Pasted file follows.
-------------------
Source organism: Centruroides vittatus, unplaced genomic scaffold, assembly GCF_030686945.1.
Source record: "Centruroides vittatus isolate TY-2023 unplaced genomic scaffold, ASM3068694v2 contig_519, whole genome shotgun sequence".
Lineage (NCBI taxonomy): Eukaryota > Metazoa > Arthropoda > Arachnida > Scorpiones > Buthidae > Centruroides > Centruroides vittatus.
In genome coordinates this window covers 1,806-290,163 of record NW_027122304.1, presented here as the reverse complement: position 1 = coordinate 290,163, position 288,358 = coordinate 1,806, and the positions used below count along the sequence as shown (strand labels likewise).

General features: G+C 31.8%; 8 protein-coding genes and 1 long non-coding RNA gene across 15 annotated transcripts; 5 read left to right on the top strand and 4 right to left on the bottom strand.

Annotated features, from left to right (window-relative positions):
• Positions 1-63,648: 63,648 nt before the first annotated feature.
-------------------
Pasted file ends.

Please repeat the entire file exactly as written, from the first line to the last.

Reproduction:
Source organism: Centruroides vittatus, unplaced genomic scaffold, assembly GCF_030686945.1.
Source record: "Centruroides vittatus isolate TY-2023 unplaced genomic scaffold, ASM3068694v2 contig_519, whole genome shotgun sequence".
Lineage (NCBI taxonomy): Eukaryota > Metazoa > Arthropoda > Arachnida > Scorpiones > Buthidae > Centruroides > Centruroides vittatus.
In genome coordinates this window covers 1,806-290,163 of record NW_027122304.1, presented here as the reverse complement: position 1 = coordinate 290,163, position 288,358 = coordinate 1,806, and the positions used below count along the sequence as shown (strand labels likewise).

General features: G+C 31.8%; 8 protein-coding genes and 1 long non-coding RNA gene across 15 annotated transcripts; 5 read left to right on the top strand and 4 right to left on the bottom strand.

Annotated features, from left to right (window-relative positions):
• Positions 1-63,648: 63,648 nt before the first annotated feature.